Iceland's parliament authorized on Friday the government to hold a referendum no later than March 6 on terms under which Reykjavik will repay the money lost in high-interest Icesave bank accounts during a financial meltdown in 2008.
Britain and the Netherlands compensated savers in full and want their money back.
Reaching agreement with the two European Union countries is vital for the flow of aid to Iceland, still in the grip of a devastating recession. A prolonged impasse could also have implications for Iceland's bid to join the EU.
Icelandic President Olafur Grimsson unexpectedly refused to sign an amended law this week approving repayment, citing a wave of popular anger over the bill. Under the constitution, his refusal forced Iceland to hold a referendum on the bill.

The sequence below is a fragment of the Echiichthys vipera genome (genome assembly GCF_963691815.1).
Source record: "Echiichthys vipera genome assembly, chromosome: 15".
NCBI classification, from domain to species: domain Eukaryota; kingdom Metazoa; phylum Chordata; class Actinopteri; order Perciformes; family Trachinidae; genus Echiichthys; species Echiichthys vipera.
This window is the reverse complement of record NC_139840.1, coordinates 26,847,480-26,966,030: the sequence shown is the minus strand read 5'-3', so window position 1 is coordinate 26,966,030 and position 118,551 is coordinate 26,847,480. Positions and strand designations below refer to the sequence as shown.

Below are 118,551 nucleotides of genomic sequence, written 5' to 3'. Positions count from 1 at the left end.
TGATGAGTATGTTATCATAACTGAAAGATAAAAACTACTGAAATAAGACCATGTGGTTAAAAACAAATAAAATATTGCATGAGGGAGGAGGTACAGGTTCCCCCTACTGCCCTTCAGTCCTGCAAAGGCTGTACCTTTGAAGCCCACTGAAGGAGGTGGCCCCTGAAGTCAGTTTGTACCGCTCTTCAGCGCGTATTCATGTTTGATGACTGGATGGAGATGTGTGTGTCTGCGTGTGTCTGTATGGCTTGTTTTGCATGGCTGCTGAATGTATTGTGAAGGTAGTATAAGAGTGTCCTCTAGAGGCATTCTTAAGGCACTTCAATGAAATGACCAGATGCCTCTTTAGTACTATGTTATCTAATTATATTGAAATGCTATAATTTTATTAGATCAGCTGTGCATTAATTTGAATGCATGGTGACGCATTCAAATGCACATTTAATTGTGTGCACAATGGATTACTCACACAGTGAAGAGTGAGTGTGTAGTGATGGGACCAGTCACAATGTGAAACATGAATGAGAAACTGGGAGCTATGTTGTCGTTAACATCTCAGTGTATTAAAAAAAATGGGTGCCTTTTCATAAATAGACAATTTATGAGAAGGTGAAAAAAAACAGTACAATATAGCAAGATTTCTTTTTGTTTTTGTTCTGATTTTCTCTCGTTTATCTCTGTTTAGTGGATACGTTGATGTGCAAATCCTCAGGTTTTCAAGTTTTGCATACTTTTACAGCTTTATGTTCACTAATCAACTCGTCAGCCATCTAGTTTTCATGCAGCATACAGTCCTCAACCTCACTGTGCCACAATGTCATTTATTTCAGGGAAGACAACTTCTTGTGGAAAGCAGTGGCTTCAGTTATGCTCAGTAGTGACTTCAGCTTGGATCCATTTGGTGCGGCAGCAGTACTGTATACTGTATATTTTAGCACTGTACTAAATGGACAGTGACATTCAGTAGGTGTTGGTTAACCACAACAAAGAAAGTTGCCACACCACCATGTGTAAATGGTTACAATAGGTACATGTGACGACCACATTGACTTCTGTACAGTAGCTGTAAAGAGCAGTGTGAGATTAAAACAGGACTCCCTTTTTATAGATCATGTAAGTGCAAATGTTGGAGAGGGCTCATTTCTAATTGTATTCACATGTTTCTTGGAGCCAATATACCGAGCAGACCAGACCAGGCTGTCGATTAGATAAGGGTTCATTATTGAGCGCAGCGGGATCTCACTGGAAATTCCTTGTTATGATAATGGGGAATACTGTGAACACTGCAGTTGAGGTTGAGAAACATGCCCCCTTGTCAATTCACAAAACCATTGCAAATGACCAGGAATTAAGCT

A poll published by Frettabladid daily showed 62 percent of respondents intended to vote against the Icesave bill in the referendum, while 38 percent wanted the law to go ahead as approved by parliament.
Since Grimsson's rejection, one other poll has showed voters against the Icesave bill and another has showed them in favor.
If voters reject the bill, the law reverts to an earlier version passed in August. Britain and the Netherlands rejected that version because repayments were not guaranteed after 2024.
The government, which wants to hold the referendum as soon as possible to avoid further economic fallout from the Icesave affair, had originally intended to hold a vote on February 20. The final date will depend on practical matters such as how quickly ballots can be prepared and the electoral register updated.
The president's refusal to sign the repayment bill wreaked political turmoil and forced Icelandic officials to appeal for the continued support of their Nordic creditors -- part of a multilateral aid program led by the International Monetary Fund.
Finland, Norway and Denmark all restated on Friday that a condition for their loans is that Iceland meets its international obligations.